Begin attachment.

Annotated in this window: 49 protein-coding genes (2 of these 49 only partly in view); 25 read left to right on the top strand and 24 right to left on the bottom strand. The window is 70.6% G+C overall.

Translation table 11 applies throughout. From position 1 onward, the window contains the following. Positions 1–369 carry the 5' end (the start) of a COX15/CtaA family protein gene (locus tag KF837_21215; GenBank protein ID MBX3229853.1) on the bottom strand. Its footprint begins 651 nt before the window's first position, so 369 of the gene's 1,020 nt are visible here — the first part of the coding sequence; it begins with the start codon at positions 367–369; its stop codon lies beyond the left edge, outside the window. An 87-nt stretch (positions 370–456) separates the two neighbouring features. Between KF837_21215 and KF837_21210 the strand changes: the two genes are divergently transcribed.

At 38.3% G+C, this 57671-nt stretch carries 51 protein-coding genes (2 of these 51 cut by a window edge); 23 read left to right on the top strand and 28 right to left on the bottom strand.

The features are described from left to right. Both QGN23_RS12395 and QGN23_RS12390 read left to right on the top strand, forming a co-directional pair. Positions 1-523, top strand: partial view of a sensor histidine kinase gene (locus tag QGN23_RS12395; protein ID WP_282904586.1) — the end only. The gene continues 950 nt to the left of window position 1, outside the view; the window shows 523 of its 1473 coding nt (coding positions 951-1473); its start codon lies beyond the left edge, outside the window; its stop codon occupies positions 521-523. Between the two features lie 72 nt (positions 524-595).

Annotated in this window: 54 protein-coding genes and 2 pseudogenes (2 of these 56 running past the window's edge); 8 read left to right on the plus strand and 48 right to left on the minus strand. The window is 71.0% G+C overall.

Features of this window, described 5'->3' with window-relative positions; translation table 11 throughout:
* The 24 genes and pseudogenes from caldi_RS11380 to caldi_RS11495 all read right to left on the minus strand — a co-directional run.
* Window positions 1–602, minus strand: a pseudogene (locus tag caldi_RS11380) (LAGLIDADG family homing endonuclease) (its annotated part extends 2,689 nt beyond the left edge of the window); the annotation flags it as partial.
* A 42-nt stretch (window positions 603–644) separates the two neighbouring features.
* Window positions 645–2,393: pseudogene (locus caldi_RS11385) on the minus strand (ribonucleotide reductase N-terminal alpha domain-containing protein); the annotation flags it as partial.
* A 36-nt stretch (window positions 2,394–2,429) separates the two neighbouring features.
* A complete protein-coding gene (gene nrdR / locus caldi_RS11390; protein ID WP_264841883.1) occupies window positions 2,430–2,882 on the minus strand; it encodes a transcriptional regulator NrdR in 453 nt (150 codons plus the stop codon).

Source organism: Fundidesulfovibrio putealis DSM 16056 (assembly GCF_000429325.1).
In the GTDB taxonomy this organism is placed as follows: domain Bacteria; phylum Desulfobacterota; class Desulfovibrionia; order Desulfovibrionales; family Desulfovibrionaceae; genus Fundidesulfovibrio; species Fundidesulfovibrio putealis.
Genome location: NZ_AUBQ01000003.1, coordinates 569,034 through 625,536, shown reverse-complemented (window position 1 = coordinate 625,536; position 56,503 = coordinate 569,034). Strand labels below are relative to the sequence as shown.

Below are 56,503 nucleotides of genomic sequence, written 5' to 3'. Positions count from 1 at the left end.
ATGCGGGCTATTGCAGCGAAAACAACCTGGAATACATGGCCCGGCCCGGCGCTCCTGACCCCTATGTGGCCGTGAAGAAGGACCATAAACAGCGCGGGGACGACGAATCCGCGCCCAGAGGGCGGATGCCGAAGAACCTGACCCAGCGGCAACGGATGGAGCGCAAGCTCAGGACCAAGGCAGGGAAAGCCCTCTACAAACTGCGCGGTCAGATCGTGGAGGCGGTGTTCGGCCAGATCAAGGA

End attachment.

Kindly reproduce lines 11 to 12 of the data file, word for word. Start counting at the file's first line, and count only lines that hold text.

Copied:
* A 36-nt stretch (window positions 2,394–2,429) separates the two neighbouring features.
* A complete protein-coding gene (gene nrdR / locus caldi_RS11390; protein ID WP_264841883.1) occupies window positions 2,430–2,882 on the minus strand; it encodes a transcriptional regulator NrdR in 453 nt (150 codons plus the stop codon).